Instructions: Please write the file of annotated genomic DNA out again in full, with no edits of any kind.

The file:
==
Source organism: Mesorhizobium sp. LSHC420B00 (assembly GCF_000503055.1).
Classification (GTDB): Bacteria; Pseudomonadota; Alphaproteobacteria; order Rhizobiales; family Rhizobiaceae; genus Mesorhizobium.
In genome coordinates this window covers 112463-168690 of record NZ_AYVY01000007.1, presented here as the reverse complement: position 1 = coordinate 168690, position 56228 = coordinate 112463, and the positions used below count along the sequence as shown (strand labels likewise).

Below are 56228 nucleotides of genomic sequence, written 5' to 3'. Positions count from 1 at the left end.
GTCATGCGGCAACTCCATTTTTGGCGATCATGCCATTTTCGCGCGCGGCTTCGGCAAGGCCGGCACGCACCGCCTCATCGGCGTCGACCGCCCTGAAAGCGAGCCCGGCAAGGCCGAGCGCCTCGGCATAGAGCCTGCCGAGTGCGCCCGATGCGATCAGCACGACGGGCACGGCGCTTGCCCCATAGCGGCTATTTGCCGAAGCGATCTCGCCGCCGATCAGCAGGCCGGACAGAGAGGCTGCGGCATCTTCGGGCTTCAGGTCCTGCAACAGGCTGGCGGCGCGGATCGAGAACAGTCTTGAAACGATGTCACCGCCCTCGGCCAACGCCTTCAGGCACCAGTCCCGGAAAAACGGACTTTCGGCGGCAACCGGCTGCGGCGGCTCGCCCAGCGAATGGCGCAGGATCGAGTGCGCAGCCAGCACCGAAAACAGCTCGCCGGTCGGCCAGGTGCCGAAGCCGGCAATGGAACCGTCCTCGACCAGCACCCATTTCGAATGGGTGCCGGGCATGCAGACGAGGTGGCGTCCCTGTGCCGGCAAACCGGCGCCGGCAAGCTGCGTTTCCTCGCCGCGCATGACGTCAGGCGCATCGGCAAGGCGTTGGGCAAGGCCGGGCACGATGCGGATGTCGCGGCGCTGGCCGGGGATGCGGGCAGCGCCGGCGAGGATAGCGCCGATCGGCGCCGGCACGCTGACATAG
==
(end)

Source organism: Mesorhizobium sp. LSHC420B00 (assembly GCF_000503055.1).
Classification (GTDB): Bacteria; Pseudomonadota; Alphaproteobacteria; order Rhizobiales; family Rhizobiaceae; genus Mesorhizobium.
In genome coordinates this window covers 112463-168690 of record NZ_AYVY01000007.1, presented here as the reverse complement: position 1 = coordinate 168690, position 56228 = coordinate 112463, and the positions used below count along the sequence as shown (strand labels likewise).

Below are 56228 nucleotides of genomic sequence, written 5' to 3'. Positions count from 1 at the left end.
GTCATGCGGCAACTCCATTTTTGGCGATCATGCCATTTTCGCGCGCGGCTTCGGCAAGGCCGGCACGCACCGCCTCATCGGCGTCGACCGCCCTGAAAGCGAGCCCGGCAAGGCCGAGCGCCTCGGCATAGAGCCTGCCGAGTGCGCCCGATGCGATCAGCACGACGGGCACGGCGCTTGCCCCATAGCGGCTATTTGCCGAAGCGATCTCGCCGCCGATCAGCAGGCCGGACAGAGAGGCTGCGGCATCTTCGGGCTTCAGGTCCTGCAACAGGCTGGCGGCGCGGATCGAGAACAGTCTTGAAACGATGTCACCGCCCTCGGCCAACGCCTTCAGGCACCAGTCCCGGAAAAACGGACTTTCGGCGGCAACCGGCTGCGGCGGCTCGCCCAGCGAATGGCGCAGGATCGAGTGCGCAGCCAGCACCGAAAACAGCTCGCCGGTCGGCCAGGTGCCGAAGCCGGCAATGGAACCGTCCTCGACCAGCACCCATTTCGAATGGGTGCCGGGCATGCAGACGAGGTGGCGTCCCTGTGCCGGCAAACCGGCGCCGGCAAGCTGCGTTTCCTCGCCGCGCATGACGTCAGGCGCATCGGCAAGGCGTTGGGCAAGGCCGGGCACGATGCGGATGTCGCGGCGCTGGCCGGGGATGCGGGCAGCGCCGGCGAGGATAGCGCCGATCGGCGCCGGCACGCTGACATAG